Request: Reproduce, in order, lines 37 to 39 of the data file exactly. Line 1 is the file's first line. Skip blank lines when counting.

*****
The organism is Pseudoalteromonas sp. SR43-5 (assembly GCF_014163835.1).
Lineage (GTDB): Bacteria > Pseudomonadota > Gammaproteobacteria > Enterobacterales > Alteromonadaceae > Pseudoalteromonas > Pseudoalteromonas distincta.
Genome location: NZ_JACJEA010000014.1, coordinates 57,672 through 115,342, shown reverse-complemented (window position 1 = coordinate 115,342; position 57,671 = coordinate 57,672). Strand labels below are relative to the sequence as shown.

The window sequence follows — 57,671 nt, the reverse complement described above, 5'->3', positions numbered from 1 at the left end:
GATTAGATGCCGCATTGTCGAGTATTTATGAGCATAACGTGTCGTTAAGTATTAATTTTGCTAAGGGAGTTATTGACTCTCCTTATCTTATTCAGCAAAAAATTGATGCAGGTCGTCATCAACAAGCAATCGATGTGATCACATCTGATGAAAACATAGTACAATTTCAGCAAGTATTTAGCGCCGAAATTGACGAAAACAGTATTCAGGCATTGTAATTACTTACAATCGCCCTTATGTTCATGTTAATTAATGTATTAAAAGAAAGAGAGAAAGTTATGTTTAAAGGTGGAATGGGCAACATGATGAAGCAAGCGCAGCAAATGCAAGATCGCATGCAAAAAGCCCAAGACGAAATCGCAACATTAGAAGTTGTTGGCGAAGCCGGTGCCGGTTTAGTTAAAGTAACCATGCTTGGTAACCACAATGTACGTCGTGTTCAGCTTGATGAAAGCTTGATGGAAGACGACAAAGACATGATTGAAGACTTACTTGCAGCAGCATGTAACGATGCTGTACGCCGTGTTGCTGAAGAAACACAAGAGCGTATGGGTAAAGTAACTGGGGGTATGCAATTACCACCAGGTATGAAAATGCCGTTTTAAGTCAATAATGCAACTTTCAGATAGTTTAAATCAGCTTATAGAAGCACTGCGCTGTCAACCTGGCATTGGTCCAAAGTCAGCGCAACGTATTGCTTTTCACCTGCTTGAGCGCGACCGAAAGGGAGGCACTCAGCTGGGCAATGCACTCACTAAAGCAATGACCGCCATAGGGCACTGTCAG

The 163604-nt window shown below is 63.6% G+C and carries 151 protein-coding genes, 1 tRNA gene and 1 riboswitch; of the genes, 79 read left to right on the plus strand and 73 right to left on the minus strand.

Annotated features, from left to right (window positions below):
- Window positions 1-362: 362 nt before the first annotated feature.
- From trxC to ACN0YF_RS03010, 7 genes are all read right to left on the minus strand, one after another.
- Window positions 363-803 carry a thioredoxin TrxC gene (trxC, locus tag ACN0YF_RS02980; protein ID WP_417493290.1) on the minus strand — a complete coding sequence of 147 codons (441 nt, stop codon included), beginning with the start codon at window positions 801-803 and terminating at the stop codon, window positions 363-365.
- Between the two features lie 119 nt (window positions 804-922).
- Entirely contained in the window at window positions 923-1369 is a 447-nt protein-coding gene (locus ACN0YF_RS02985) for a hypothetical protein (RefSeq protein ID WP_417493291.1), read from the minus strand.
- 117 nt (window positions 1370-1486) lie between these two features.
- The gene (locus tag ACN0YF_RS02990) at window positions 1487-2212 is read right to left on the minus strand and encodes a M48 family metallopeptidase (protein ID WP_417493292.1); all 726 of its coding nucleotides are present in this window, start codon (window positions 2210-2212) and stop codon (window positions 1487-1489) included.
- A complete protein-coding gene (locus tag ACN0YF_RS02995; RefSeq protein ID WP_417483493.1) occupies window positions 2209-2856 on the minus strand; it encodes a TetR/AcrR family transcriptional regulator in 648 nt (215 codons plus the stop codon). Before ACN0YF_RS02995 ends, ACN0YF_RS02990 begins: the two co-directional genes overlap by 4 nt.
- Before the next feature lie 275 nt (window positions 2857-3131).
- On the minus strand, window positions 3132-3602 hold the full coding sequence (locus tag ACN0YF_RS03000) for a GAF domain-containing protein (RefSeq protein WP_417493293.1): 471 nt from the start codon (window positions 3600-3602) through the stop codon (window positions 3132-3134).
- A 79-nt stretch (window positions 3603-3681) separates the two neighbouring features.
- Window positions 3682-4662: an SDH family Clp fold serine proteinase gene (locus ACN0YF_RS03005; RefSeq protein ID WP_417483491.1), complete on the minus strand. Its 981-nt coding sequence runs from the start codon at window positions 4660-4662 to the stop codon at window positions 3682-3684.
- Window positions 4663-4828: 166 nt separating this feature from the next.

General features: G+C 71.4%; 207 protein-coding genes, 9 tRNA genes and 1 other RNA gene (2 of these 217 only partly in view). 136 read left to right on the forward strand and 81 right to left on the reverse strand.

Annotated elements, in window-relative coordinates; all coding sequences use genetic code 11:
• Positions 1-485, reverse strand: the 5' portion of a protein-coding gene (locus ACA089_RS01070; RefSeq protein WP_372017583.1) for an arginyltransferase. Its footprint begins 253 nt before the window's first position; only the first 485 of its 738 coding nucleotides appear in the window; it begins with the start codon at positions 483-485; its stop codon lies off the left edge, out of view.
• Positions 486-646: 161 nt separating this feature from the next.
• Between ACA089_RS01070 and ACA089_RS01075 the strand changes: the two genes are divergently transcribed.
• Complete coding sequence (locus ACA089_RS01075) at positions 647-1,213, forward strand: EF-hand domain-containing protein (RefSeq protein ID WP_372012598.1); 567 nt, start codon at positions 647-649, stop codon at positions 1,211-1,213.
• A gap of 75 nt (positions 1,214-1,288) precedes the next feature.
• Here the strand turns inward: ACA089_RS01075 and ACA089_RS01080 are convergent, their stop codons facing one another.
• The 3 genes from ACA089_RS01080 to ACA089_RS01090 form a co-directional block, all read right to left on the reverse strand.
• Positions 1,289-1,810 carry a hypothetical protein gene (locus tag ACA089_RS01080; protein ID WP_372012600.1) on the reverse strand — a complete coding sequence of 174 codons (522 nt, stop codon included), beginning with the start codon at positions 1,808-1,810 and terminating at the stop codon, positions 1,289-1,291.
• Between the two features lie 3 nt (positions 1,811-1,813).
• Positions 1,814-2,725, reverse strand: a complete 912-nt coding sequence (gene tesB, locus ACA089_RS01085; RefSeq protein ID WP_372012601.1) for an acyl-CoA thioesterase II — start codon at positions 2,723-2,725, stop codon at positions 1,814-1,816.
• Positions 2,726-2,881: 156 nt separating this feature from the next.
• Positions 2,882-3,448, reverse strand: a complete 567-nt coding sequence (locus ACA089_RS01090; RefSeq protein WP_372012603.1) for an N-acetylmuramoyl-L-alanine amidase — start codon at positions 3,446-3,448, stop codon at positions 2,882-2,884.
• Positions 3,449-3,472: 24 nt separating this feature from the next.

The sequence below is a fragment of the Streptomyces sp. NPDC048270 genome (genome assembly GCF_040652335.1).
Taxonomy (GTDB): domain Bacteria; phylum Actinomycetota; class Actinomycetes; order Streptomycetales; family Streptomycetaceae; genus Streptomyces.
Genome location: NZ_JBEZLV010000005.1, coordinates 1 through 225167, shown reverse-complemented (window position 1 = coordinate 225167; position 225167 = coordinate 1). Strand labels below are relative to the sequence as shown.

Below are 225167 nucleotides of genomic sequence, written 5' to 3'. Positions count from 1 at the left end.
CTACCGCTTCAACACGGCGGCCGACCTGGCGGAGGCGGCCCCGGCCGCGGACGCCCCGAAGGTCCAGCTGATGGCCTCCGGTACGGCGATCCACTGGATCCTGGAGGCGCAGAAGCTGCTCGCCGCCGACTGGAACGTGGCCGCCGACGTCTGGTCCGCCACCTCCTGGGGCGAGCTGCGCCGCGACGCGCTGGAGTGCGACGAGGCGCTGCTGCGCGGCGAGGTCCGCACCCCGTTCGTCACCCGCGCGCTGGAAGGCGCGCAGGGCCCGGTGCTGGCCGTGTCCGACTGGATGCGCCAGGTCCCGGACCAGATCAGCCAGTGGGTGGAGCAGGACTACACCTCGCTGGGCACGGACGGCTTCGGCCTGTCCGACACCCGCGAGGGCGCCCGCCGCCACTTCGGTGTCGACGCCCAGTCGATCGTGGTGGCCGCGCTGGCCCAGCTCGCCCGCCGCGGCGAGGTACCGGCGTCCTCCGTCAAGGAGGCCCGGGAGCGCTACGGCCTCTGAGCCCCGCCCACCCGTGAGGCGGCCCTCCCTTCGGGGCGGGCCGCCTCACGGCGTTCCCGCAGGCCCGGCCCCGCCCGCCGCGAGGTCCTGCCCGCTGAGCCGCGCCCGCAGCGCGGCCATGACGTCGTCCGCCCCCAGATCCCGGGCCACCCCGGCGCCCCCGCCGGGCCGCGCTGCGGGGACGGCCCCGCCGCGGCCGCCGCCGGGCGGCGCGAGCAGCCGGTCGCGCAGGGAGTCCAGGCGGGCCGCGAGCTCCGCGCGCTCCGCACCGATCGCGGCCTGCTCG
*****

Taxonomy (GTDB): domain Bacteria; phylum Actinomycetota; class Actinomycetes; order Streptomycetales; family Streptomycetaceae; genus Streptomyces.
Genome location: NZ_JBEZLV010000005.1, coordinates 1 through 225167, shown reverse-complemented (window position 1 = coordinate 225167; position 225167 = coordinate 1). Strand labels below are relative to the sequence as shown.

Below are 225167 nucleotides of genomic sequence, written 5' to 3'. Positions count from 1 at the left end.